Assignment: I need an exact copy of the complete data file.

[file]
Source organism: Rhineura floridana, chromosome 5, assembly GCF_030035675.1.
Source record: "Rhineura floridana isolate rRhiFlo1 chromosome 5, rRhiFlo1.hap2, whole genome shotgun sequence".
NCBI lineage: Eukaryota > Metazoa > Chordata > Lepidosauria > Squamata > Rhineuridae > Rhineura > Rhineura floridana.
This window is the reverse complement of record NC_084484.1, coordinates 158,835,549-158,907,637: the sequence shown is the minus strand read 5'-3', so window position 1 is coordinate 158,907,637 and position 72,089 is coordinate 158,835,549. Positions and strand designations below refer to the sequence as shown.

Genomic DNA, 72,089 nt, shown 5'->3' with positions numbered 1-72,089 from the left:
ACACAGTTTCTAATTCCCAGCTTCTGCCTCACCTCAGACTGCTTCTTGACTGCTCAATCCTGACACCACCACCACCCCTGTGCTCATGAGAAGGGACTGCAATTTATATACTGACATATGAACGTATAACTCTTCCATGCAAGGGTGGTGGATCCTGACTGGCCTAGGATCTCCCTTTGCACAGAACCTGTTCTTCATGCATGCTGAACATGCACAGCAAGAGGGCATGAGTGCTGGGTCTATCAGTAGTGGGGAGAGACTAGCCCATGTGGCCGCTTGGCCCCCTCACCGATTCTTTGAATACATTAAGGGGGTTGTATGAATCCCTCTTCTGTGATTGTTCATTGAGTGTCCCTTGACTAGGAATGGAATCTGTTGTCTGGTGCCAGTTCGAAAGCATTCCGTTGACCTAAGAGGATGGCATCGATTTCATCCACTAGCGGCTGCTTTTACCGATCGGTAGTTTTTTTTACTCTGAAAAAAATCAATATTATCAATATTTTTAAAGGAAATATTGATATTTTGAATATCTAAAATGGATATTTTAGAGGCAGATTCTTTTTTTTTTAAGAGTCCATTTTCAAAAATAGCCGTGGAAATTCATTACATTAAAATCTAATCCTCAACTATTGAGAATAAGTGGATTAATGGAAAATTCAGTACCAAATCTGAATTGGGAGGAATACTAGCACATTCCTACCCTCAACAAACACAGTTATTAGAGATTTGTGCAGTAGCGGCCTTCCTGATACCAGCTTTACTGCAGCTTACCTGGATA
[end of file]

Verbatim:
Source organism: Rhineura floridana, chromosome 5, assembly GCF_030035675.1.
Source record: "Rhineura floridana isolate rRhiFlo1 chromosome 5, rRhiFlo1.hap2, whole genome shotgun sequence".
NCBI lineage: Eukaryota > Metazoa > Chordata > Lepidosauria > Squamata > Rhineuridae > Rhineura > Rhineura floridana.
This window is the reverse complement of record NC_084484.1, coordinates 158,835,549-158,907,637: the sequence shown is the minus strand read 5'-3', so window position 1 is coordinate 158,907,637 and position 72,089 is coordinate 158,835,549. Positions and strand designations below refer to the sequence as shown.

Genomic DNA, 72,089 nt, shown 5'->3' with positions numbered 1-72,089 from the left:
ACACAGTTTCTAATTCCCAGCTTCTGCCTCACCTCAGACTGCTTCTTGACTGCTCAATCCTGACACCACCACCACCCCTGTGCTCATGAGAAGGGACTGCAATTTATATACTGACATATGAACGTATAACTCTTCCATGCAAGGGTGGTGGATCCTGACTGGCCTAGGATCTCCCTTTGCACAGAACCTGTTCTTCATGCATGCTGAACATGCACAGCAAGAGGGCATGAGTGCTGGGTCTATCAGTAGTGGGGAGAGACTAGCCCATGTGGCCGCTTGGCCCCCTCACCGATTCTTTGAATACATTAAGGGGGTTGTATGAATCCCTCTTCTGTGATTGTTCATTGAGTGTCCCTTGACTAGGAATGGAATCTGTTGTCTGGTGCCAGTTCGAAAGCATTCCGTTGACCTAAGAGGATGGCATCGATTTCATCCACTAGCGGCTGCTTTTACCGATCGGTAGTTTTTTTTACTCTGAAAAAAATCAATATTATCAATATTTTTAAAGGAAATATTGATATTTTGAATATCTAAAATGGATATTTTAGAGGCAGATTCTTTTTTTTTTAAGAGTCCATTTTCAAAAATAGCCGTGGAAATTCATTACATTAAAATCTAATCCTCAACTATTGAGAATAAGTGGATTAATGGAAAATTCAGTACCAAATCTGAATTGGGAGGAATACTAGCACATTCCTACCCTCAACAAACACAGTTATTAGAGATTTGTGCAGTAGCGGCCTTCCTGATACCAGCTTTACTGCAGCTTACCTGGATA